Anyone who reads this blog regularly knows that I’m not a fan of consumerism and I view capitalism with a dubious eye. I’ve blogged quite a bit about the philosophical pitfalls of consumerism and capitalism and how distracting they can be. But now I’d like to talk a little bit about the practical ramifications of wanton consumerism and capitalism–you know, the kind that politicians and businesses and the media promote. Namely, I’m talking about debt.
Did you know that the average American is $225,238 in debt? That’s quite a shocking number. But it really isn’t surprising. Think of all of the things that people go into debt for:
- Medical bills
- Credit cards
It’s a wonder that the figure is “just” a quarter of a million dollars. To add something else to this conversation, consider the following information from the Federal Reserve Bank of St. Louis:
Look at that for a moment. The average household debt was extremely close to $0 just 60ish years ago. And it only started to really take off during the 80’s. You know, when Mr. “Deficits don’t matter” was commander-in-chief. But I digress; this isn’t a post about politics. This is about the consequences of debt.
So what are they? Well, let’s talk about retirement. That’s the goal, isn’t it? To sock away enough money to live out your twilight years in comfort? Well you can postpone that, maybe even indefinitely, if you’re up to you eyeballs in debt. You’ll be paying it off for the rest of your life, which means living on a fixed income isn’t even a possibility.
It also means, quite literally, that you don’t own anything–the bank technically owns it all. They can repossess your stuff if you fall behind in payments. And let’s face it, it’s quite possible to do so with that much debt. Haven’t we all seen those daytime TV commercials with guys in suits and cowboy hats talking about how they’ll fight to reduce your debt and consolidate all your monthly payments? Yeah, turns out that debt is a big business, probably because there’s so freaking much of it. That’s what lead to the 2008 financial crisis: Wall Street let Americans go elbows deep into debt buying houses they knew they couldn’t afford because they could bundle it all together and make money off the debt. Great for them, not so great for the rest of us.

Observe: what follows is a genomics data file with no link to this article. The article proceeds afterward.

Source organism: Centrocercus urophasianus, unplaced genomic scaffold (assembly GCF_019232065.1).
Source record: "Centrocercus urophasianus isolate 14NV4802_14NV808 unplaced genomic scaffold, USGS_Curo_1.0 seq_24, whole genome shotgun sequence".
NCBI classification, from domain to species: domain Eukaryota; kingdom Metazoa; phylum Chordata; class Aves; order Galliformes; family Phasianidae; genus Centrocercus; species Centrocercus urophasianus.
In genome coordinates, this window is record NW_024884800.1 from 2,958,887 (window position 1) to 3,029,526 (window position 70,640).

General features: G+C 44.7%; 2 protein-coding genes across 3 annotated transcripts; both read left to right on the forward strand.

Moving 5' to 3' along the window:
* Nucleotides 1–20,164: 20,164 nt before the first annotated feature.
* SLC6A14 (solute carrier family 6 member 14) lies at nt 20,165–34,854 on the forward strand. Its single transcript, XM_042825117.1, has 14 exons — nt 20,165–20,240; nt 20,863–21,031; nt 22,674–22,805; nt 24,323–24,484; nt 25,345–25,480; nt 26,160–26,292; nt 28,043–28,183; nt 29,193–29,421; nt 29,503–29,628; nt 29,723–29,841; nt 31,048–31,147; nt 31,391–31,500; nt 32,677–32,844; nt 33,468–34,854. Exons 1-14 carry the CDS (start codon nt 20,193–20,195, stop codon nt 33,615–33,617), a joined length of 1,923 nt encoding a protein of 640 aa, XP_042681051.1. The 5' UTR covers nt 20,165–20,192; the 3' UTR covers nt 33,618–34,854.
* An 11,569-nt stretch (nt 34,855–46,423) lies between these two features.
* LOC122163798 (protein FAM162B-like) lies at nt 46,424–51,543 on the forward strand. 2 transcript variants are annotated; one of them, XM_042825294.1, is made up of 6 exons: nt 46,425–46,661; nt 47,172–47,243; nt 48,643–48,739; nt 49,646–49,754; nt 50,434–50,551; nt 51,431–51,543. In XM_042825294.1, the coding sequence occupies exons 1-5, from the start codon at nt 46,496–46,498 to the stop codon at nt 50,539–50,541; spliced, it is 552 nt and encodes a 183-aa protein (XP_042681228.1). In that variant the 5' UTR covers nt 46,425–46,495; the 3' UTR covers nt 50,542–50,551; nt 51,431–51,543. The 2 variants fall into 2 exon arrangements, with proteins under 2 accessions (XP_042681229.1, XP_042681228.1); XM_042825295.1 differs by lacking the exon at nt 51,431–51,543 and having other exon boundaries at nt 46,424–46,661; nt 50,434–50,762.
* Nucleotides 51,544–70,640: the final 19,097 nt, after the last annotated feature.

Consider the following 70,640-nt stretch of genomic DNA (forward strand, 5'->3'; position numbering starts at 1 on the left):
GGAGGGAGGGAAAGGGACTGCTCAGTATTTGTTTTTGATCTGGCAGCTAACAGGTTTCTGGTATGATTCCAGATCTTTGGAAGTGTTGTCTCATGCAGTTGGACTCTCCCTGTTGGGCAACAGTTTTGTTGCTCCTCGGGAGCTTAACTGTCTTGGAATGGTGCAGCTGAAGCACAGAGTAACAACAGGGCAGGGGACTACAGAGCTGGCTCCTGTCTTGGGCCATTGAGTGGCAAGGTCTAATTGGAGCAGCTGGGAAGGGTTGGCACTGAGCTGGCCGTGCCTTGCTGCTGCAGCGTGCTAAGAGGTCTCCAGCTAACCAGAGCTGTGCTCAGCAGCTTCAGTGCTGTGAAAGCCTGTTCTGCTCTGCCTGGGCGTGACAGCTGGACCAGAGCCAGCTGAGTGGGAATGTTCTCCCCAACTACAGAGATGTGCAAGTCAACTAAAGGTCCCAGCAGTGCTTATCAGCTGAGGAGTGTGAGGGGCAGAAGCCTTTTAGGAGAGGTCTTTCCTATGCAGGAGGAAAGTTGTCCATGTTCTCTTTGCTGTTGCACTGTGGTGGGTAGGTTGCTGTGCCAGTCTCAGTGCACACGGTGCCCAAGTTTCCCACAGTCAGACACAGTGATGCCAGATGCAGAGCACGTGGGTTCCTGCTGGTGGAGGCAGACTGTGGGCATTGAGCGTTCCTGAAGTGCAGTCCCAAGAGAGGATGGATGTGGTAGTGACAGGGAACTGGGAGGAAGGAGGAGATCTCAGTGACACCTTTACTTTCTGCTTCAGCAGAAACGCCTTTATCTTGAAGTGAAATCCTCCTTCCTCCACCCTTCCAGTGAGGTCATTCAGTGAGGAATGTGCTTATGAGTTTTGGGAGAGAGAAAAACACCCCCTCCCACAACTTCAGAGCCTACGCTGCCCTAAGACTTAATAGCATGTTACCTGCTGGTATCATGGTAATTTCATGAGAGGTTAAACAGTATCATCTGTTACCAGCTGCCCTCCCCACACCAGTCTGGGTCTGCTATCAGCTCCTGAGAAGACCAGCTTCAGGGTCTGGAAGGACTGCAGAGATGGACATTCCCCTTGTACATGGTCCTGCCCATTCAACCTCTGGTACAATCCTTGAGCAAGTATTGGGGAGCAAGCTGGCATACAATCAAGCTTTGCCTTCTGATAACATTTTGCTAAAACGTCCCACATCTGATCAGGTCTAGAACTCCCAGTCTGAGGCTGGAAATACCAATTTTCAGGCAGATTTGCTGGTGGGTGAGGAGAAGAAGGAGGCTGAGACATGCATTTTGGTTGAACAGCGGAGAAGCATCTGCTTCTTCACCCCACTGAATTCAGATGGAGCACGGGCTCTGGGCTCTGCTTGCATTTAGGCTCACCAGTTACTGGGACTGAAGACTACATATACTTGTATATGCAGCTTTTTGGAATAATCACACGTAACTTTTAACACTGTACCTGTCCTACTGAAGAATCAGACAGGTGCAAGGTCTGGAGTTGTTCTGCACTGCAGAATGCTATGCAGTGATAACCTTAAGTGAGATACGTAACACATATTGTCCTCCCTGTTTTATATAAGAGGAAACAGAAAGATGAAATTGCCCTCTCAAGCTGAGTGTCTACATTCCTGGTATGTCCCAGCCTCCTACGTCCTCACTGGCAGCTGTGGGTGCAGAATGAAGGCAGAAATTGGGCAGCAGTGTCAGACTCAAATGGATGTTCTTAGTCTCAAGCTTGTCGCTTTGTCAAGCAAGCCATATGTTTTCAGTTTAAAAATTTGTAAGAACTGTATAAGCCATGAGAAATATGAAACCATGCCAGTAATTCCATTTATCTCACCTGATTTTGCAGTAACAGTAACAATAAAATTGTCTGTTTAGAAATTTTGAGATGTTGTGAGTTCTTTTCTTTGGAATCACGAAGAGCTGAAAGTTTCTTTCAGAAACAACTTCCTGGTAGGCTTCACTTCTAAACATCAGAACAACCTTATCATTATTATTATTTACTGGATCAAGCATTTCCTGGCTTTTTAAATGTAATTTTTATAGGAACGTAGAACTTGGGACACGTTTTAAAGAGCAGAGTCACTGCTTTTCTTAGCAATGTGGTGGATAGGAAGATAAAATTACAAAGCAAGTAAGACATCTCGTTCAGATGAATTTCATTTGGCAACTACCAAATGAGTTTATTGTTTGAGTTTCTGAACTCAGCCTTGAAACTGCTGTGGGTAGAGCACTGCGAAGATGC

Of course, there’s always bankruptcy. Seems simple, right? Just declare bankruptcy and it all goes away!
Well, unfortunately, there are consequences to declaring bankruptcy. Your credit score is totally ruined. Say goodbye to being a homeowner. Your assets can be seized. And to top it all off, you’re still obligated to pay certain debts (student loans never go away, for instance). So while it is an option, you still feel the sting of debt, so to speak.
But I understand why people go into so much debt. It’s the American way, isn’t it? A big house with two cars and 2.4 children. A college degree is the only way to get a good job, and state schools might as well be community colleges (and community college is for losers, duh). Everyone wants to own the latest, shiniest toy, and heaven help you if your neighbor gets a newer and shinier one.
Isn’t that what good ol’ W told us all after 9/11? That if we all wanted to be good Americans we’d go to the mall? Buy stuff or the terrorists win! Yeah, that whole rhetoric. That’s an extreme example of an underlying philosophy that’s been the basis for our society and culture for the past 30 years.
The truly tragic part is that it’s all made up. It’s wholly untrue. Owning a pickup truck doesn’t make you a good American. Buying the biggest house doesn’t make you an American. Your college degree doesn’t make you an American. The reality of the American dream for most people is a lifetime spent in servitude to banks to pay off stuff they didn’t even need in the first place.
That bears repeating: you do not need the crap they say you need to be happy or patriotic.
That college degree you paid $80,000 for? It doesn’t guarantee a good job, let alone any job. And you probably didn’t need to spend that much for it. You probably could have started at a community college and finished at a state school. Because guess what? The math they teach is the exact same math they teach at Dartmouth! The only difference is the price.
Or don’t even go to college at all. A four year degree isn’t he only path to financial success for people. Trade schools, apprenticeships, and vocational schools are all viable paths that lead to well-paying skilled trades that don’t come with the price tag of a four year university degree. And if you don’t believe me, think about this post the next time you write a check to your plumber.
Similarly, a family of four does not need to live in a 6 bedroom, 7 bathroom house. Why pay for more than you need? That seems like a no-brainer to me. Money not spent on your house is money that stays in your pocket is money for retirement or vacations or whatever. Plus, a house is not the same thing as a home. Think about that in relation to debt.
I guess what I’m getting at is that the average American is pretty bad at saving money. The majority of Americans have less than $500 in their savings account. And yes, there are a myriad of economic and social issues that relate to that figure, not just debt. But debt is a tempting way to be like everyone else, or to live the way you think you ought to (that is, the way other people tell you that you need to live).
Of course, they key to avoid or managing debt and living a life that isn’t owned by a soulless bank is to live below your means, not beyond them.
But that’s not very American.